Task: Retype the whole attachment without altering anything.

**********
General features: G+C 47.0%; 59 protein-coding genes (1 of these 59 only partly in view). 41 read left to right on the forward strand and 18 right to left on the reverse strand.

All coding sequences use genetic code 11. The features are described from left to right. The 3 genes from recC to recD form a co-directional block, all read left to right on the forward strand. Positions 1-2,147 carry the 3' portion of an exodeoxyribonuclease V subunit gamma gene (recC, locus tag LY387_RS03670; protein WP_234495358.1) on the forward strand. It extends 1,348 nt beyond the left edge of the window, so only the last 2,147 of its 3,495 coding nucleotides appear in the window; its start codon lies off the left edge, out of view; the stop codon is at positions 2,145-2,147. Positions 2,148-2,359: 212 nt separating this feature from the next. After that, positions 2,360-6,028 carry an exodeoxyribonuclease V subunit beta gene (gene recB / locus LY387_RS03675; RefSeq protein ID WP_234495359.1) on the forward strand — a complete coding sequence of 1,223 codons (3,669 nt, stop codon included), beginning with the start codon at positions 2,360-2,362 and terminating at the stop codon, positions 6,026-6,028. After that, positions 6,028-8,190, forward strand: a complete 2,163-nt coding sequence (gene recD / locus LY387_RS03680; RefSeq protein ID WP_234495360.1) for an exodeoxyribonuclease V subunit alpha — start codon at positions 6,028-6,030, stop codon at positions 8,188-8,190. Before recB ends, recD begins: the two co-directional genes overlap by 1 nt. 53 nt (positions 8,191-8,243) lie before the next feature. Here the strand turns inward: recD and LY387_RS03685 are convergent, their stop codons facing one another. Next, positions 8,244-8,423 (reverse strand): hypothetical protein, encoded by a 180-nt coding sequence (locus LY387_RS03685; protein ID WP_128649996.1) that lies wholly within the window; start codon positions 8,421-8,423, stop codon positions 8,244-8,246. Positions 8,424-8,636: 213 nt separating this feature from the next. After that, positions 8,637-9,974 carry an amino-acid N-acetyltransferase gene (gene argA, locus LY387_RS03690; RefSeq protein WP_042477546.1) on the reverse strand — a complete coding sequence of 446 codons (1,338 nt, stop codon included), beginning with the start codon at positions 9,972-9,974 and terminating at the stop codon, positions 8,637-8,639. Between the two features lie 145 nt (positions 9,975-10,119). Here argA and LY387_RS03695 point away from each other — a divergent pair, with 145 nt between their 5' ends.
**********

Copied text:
General features: G+C 47.0%; 59 protein-coding genes (1 of these 59 only partly in view). 41 read left to right on the forward strand and 18 right to left on the reverse strand.

All coding sequences use genetic code 11. The features are described from left to right. The 3 genes from recC to recD form a co-directional block, all read left to right on the forward strand. Positions 1-2,147 carry the 3' portion of an exodeoxyribonuclease V subunit gamma gene (recC, locus tag LY387_RS03670; protein WP_234495358.1) on the forward strand. It extends 1,348 nt beyond the left edge of the window, so only the last 2,147 of its 3,495 coding nucleotides appear in the window; its start codon lies off the left edge, out of view; the stop codon is at positions 2,145-2,147. Positions 2,148-2,359: 212 nt separating this feature from the next. After that, positions 2,360-6,028 carry an exodeoxyribonuclease V subunit beta gene (gene recB / locus LY387_RS03675; RefSeq protein ID WP_234495359.1) on the forward strand — a complete coding sequence of 1,223 codons (3,669 nt, stop codon included), beginning with the start codon at positions 2,360-2,362 and terminating at the stop codon, positions 6,026-6,028. After that, positions 6,028-8,190, forward strand: a complete 2,163-nt coding sequence (gene recD / locus LY387_RS03680; RefSeq protein ID WP_234495360.1) for an exodeoxyribonuclease V subunit alpha — start codon at positions 6,028-6,030, stop codon at positions 8,188-8,190. Before recB ends, recD begins: the two co-directional genes overlap by 1 nt. 53 nt (positions 8,191-8,243) lie before the next feature. Here the strand turns inward: recD and LY387_RS03685 are convergent, their stop codons facing one another. Next, positions 8,244-8,423 (reverse strand): hypothetical protein, encoded by a 180-nt coding sequence (locus LY387_RS03685; protein ID WP_128649996.1) that lies wholly within the window; start codon positions 8,421-8,423, stop codon positions 8,244-8,246. Positions 8,424-8,636: 213 nt separating this feature from the next. After that, positions 8,637-9,974 carry an amino-acid N-acetyltransferase gene (gene argA, locus LY387_RS03690; RefSeq protein WP_042477546.1) on the reverse strand — a complete coding sequence of 446 codons (1,338 nt, stop codon included), beginning with the start codon at positions 9,972-9,974 and terminating at the stop codon, positions 8,637-8,639. Between the two features lie 145 nt (positions 9,975-10,119). Here argA and LY387_RS03695 point away from each other — a divergent pair, with 145 nt between their 5' ends.